June 5, 2020

FDA Rejects HFCS Name Change

The FDA has rejected a petition by the Corn Refiners Association to change the name of high fructose corn syrup (HFCS) to “corn sugar”. The government said that “sugar is a solid, dried and crystallized food, whereas syrup is an aqueous solution or liquid food. … Instead, HFCS is an aqueous solution sweetener derived from corn after enzymatic hydrolysis of cornstarch, followed by enzymatic conversion of glucose to fructose.”

FDAIn rejecting the HFCS name change petition, the agency also stated that the term “corn sugar” is used to describe dextrose, which is a safe sugar for people with heredity fructose intolerance or fructose malabsorption, who must avoid fructose. In the denial, the FDA stated that “changing the name for HFCS to ‘corn sugar’ could put these individuals at risk and pose a public health concern.”

According to the Mayo Clinic, research studies on the safety and possible adverse effects of HFCS are mixed. Doctors at that hospital say that no diet should be high in sugar, and that includes HFCS. A team of researchers at Princeton University found that rats given high fructose corn syrup gained “significantly more weight” than those given table sugar, even when caloric intake for both groups was the same.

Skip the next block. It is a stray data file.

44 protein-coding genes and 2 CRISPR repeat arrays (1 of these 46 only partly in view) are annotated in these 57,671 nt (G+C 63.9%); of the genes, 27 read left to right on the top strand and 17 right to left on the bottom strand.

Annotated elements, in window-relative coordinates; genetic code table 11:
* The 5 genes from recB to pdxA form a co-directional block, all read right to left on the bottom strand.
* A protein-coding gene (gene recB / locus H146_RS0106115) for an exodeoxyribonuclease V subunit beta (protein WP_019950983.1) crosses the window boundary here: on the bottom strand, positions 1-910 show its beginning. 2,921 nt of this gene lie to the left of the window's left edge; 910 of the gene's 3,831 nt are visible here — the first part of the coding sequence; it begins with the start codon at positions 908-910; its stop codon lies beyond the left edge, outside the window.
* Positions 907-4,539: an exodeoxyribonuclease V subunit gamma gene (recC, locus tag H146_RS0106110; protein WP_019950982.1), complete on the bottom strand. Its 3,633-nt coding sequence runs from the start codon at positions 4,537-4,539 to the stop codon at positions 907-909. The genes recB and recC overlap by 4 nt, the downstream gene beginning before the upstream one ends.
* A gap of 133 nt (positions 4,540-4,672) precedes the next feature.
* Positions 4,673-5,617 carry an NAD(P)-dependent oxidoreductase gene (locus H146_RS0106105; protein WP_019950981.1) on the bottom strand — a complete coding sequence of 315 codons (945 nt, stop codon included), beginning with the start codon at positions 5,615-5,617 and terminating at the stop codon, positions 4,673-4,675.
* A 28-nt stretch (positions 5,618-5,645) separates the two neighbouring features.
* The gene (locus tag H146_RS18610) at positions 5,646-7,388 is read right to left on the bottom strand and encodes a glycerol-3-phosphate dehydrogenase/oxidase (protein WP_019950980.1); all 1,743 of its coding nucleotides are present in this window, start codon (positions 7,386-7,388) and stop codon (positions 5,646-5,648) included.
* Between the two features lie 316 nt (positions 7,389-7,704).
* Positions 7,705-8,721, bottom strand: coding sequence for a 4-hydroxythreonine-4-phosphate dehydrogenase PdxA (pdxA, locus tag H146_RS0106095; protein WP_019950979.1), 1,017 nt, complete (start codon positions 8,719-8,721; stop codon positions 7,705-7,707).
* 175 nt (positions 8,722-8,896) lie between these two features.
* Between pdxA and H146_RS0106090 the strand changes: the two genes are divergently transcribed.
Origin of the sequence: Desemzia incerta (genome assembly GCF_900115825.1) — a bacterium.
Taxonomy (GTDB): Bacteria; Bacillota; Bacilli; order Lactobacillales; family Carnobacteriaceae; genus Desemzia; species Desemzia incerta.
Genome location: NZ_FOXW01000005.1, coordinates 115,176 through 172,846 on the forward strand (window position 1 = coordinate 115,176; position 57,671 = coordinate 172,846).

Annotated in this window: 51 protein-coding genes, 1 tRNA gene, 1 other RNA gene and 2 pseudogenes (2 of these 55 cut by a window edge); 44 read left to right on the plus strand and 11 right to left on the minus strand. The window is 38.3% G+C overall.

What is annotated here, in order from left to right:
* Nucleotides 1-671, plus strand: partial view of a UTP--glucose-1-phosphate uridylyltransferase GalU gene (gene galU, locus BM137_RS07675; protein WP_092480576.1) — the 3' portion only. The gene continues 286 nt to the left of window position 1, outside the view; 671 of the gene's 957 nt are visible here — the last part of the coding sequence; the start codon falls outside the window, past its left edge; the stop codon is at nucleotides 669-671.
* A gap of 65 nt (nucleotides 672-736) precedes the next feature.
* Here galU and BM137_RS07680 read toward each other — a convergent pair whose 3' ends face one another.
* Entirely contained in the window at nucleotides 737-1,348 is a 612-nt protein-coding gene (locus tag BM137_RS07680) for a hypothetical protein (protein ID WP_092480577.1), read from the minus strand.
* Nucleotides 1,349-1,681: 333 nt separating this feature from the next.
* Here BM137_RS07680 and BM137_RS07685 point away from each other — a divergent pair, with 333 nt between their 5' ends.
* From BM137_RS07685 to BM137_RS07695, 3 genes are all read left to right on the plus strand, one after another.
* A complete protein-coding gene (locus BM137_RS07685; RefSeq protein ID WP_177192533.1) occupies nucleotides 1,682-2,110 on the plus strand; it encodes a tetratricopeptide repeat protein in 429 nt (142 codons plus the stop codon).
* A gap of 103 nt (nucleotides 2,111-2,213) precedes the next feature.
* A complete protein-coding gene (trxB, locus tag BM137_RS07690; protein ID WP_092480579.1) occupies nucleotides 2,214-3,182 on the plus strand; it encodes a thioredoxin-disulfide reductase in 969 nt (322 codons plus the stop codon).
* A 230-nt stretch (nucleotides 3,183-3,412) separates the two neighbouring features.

In addition, those Princeton researchers found that the rats fed HFCS showed signs of the condition called “metabolic syndrome”, including “abnormal weight gain, significant increases in circulating triglycerides and augmented fat deposition, especailly visceral fat around the belly.”

Dr. Urvashi Rangan, director of the Consumer Safety Group at Consumer Reports, said, “The FDA did the right thing. High fructose corn syrup is not ‘corn sugar.’  If the name had been changed, it would have given consumers the wrong impression that this product is ‘natural.’  This is a corn starch that has to be chemically processed. The term ‘corn sugar’ simply doesn’t reflect the chemical changes that take place in production.  Consumers know the term high fructose corn syrup, and they should be able to easily differentiate among products that use it.”

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